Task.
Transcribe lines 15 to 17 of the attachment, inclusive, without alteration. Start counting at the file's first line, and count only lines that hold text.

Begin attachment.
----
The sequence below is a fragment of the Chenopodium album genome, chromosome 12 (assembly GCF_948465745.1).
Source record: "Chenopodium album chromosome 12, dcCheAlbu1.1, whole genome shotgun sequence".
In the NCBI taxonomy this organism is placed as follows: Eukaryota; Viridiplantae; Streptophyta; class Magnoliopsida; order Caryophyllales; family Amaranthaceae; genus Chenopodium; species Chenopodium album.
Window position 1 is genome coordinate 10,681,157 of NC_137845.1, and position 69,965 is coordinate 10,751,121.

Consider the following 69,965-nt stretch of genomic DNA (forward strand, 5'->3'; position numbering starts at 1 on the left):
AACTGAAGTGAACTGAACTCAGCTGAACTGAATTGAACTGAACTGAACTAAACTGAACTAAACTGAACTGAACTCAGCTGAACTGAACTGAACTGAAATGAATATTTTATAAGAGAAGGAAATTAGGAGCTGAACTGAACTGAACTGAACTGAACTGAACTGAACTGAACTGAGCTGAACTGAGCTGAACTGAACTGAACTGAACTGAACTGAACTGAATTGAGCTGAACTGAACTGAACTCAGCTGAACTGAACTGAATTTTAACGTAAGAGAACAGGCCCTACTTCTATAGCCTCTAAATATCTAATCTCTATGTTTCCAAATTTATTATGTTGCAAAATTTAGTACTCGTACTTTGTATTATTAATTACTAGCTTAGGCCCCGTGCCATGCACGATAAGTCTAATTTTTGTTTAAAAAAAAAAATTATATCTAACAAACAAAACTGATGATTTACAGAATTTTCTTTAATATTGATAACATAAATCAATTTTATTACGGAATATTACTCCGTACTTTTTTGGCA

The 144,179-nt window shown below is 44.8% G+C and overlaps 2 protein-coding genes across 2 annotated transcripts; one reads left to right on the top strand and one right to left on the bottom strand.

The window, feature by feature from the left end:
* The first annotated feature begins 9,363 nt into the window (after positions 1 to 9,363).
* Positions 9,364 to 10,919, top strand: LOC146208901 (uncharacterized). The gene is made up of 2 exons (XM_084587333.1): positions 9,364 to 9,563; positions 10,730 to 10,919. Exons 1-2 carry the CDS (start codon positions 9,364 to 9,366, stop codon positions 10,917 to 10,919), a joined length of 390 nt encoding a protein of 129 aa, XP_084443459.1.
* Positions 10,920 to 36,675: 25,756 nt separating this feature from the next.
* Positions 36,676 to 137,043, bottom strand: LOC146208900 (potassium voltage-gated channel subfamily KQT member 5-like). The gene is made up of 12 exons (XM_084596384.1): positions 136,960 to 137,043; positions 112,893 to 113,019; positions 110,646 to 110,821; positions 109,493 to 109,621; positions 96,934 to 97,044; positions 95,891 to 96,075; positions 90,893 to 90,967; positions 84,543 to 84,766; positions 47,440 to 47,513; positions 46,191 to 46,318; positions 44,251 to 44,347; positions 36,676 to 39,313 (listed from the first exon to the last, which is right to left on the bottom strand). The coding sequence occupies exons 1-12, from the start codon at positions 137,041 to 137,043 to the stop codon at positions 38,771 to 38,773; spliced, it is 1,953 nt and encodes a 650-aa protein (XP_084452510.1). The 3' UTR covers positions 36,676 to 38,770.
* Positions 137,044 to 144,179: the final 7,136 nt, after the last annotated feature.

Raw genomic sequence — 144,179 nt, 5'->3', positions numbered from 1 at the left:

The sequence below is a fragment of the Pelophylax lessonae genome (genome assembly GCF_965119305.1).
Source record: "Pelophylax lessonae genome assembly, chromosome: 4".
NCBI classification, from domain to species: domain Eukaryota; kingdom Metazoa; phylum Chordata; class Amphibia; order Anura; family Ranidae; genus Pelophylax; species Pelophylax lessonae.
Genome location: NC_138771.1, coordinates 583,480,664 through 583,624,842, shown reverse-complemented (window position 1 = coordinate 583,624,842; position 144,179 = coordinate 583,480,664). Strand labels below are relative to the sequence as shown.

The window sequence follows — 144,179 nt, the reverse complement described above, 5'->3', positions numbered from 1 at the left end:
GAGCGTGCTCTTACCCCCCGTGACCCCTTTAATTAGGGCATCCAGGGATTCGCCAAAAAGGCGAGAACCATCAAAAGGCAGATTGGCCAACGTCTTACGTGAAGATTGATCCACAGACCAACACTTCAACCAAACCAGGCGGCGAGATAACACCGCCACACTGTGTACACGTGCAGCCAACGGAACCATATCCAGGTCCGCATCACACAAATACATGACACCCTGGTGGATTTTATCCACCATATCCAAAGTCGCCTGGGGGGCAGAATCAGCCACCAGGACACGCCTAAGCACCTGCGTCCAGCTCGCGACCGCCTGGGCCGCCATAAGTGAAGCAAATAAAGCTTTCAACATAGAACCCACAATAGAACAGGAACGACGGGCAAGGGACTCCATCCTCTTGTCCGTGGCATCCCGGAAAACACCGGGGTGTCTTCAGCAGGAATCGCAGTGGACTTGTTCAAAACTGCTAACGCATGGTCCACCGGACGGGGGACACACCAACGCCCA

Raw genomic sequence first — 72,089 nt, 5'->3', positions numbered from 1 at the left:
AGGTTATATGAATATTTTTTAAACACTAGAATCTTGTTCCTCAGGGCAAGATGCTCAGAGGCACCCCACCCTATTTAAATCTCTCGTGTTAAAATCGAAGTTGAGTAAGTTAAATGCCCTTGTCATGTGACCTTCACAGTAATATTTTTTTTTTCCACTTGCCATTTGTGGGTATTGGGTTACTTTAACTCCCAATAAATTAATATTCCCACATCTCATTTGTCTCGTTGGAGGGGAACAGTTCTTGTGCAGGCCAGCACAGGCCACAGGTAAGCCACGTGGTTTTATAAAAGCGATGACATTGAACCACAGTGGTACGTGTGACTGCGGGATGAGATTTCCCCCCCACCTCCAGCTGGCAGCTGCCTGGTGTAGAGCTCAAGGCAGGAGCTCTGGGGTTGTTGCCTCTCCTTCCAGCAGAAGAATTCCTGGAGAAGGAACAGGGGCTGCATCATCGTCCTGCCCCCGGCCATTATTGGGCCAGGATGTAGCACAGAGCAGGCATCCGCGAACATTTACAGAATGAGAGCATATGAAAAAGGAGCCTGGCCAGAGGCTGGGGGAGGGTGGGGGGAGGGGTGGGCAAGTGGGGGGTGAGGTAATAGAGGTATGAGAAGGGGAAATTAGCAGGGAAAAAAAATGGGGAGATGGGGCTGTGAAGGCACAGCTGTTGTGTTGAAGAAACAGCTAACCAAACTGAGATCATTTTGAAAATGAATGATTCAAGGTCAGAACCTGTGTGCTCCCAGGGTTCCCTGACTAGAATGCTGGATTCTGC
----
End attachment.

The sequence below is a fragment of the Pelophylax lessonae genome (genome assembly GCF_965119305.1).
Source record: "Pelophylax lessonae genome assembly, chromosome: 4".
NCBI classification, from domain to species: domain Eukaryota; kingdom Metazoa; phylum Chordata; class Amphibia; order Anura; family Ranidae; genus Pelophylax; species Pelophylax lessonae.